The first third, created by the same minds we know and love, gives listeners nine tracks of a “traditional” Rae Sremmurd album. That is followed by Swaecation, a Swae Lee solo album, and then Jxmtro, a Slim Jxmmi solo album. It’s an interesting way to silo off the tracklist, and a slightly more artistic framing device than dumping two dozen tracks on Spotify in the hopes of tricking the RIAA.
I was inspired to write about this album (or these albums) because this release took me by surprise. This post started as a paragraph review for Swim Into The Sound’s May new music roundup, but (obviously) spiraled into something more significant than that. SR3MM wasn’t a record I was particularly anticipating. I like the group as much as the next guy, but I listened to each single maybe once and went in with almost nonexistent expectations. Perhaps because of this noncommittal starting point, I came out of my first listen absolutely floored.
One thing that’s always been refreshing about Rae Sremmurd is that, despite their well-covered (some may say trite) lyricism, they always choose interesting beats. While this can likely be chalked up to honorary third member Mike Will Made-It, that doesn’t change the fact that the group’s instrumentals are a breath of fresh air. Throughout SR3MM there are guitar-laden bangers, slow-moving crooners, hyper-technical rap tracks, and everything in between. When everything sounds “trappy” in 2018, it’s cool to have an album that breaks that trend entirely.
On top of the refreshing take on instrumentation, it’s fantastic to watch each artist explore their own sound so fully and lean even harder into their respective musical influences without feeling “tied” to the Rae Sremmurd name. Throughout Swaecation, Swae Lee slows things down, takes his time, and builds a warm, summery soundscape of love and affection. Meanwhile on Jxmtro, Jxmmi embraces his more aggressive rapping style to show off his technical chops, lyrical proficiency, and ear for beats.
Both as a whole and when taken piece by piece, SR3MM is a vibrant and opulent feel-good hip-hop record. Early single “Powerglide” features Juicy J and sees each rapper spitting immaculate bars over a propulsive beat that jostles the listener around like a reckless Uber ride. “T’d Up” and “CLOSE” are additional highlights from the joint album that find each member executing their respective duties flawlessly. Throughout the entire release, Swae and Jxmmi seem more sure of their voices (both separately and collectively) than ever before.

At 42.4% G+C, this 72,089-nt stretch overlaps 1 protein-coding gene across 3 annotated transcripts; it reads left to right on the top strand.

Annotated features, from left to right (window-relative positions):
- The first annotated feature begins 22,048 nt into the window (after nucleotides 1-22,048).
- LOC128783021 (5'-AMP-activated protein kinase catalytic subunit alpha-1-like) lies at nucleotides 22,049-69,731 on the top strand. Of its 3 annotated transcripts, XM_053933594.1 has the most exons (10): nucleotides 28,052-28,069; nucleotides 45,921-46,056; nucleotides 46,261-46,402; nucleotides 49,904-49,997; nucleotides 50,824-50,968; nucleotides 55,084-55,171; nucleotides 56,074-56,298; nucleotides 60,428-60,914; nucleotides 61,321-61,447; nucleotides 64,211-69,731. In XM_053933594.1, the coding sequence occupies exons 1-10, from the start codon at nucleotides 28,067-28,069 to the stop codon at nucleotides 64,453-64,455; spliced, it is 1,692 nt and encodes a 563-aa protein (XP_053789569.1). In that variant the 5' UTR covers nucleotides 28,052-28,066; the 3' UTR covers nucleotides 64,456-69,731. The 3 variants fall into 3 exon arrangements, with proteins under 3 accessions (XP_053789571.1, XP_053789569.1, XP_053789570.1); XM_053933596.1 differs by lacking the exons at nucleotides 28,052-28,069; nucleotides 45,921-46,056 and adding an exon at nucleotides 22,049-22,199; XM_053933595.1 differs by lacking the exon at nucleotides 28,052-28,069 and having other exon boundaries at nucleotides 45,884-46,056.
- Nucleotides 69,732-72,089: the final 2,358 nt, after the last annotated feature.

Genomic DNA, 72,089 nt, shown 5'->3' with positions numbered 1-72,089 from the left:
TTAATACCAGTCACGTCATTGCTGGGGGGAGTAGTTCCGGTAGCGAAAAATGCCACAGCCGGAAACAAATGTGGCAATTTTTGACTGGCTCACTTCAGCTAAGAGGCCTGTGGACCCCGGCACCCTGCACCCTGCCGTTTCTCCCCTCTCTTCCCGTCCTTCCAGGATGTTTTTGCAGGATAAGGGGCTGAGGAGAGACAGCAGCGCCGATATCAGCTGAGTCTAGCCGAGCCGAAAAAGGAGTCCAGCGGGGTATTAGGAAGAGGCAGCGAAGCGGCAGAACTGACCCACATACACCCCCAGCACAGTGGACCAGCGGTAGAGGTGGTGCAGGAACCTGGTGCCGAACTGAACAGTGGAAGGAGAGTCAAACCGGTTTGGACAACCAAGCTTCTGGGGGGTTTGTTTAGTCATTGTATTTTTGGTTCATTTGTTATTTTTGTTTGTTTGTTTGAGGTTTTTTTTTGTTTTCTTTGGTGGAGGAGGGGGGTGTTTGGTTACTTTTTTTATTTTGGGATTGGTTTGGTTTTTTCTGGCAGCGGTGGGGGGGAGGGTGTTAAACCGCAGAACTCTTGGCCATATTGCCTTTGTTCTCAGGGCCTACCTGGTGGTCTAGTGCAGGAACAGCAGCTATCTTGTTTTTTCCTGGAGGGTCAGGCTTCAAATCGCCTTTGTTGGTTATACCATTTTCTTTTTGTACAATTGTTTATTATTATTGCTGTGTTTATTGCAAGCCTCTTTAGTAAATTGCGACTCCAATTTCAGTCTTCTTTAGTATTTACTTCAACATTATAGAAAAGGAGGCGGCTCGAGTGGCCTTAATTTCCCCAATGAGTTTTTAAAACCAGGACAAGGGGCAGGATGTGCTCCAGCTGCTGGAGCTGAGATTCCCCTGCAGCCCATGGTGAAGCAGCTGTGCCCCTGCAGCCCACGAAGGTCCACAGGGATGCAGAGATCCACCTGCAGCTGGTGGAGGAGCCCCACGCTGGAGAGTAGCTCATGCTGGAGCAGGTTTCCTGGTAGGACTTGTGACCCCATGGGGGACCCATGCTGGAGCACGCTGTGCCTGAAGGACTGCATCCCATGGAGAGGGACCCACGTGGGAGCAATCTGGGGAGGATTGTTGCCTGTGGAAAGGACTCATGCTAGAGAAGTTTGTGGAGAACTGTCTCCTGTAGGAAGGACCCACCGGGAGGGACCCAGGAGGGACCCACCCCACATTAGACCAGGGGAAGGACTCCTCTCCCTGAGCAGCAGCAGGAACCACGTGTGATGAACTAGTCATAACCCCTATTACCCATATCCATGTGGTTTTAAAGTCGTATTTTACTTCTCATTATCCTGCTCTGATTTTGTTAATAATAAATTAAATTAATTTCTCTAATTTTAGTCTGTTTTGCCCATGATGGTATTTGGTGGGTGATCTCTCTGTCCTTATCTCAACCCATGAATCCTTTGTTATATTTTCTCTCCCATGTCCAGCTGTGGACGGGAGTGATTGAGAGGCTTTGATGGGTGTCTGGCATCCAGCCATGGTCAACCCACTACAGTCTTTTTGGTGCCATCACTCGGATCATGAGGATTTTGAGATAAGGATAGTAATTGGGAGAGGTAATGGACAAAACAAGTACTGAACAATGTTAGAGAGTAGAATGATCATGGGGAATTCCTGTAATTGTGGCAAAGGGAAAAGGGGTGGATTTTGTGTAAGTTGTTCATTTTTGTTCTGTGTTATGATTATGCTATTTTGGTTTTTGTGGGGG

There are lots of comparisons you can use to contextualize Rae Sremmurd. Most easily, you could draw parallels between SR3MM and Speakerboxxx/The Love Below given how “segmented” each artist’s contribution feels (though they would disagree with you). Alternatively, you could make comparisons to current trap superstars Migos with Swae Lee as the heartthrob, melody-first, feature-rich Quavo, Slim as the hyper-technical rapping Takeoff, (and I guess Mike Will as the foundational wildcard Offset). But the truth is any comparison is inherently flawed because Rae Sremmurd are in their own class.
On paper, Rae Sremmurd is “just” two rappers writing songs about women, drugs, and money, but the hook is that their personality and love for each other bleeds through their songs so fully that none of that matters. Even when covering well-trodden territory, that genericism never drags you down for long because it’s more about the two of them than anything else. On SR3MM it feels like both Swae and Jxmmi have more to say, and not just because they have more room to say it. The record is personable, vast, and joyous, the rare case of a triple album that feels earned, planned-out, and deserved. You can tell they care, you can tell they’re good at what they do, and perhaps most importantly, you can tell they’re having a great time doing it. Sometimes there’s nothing more to it than that.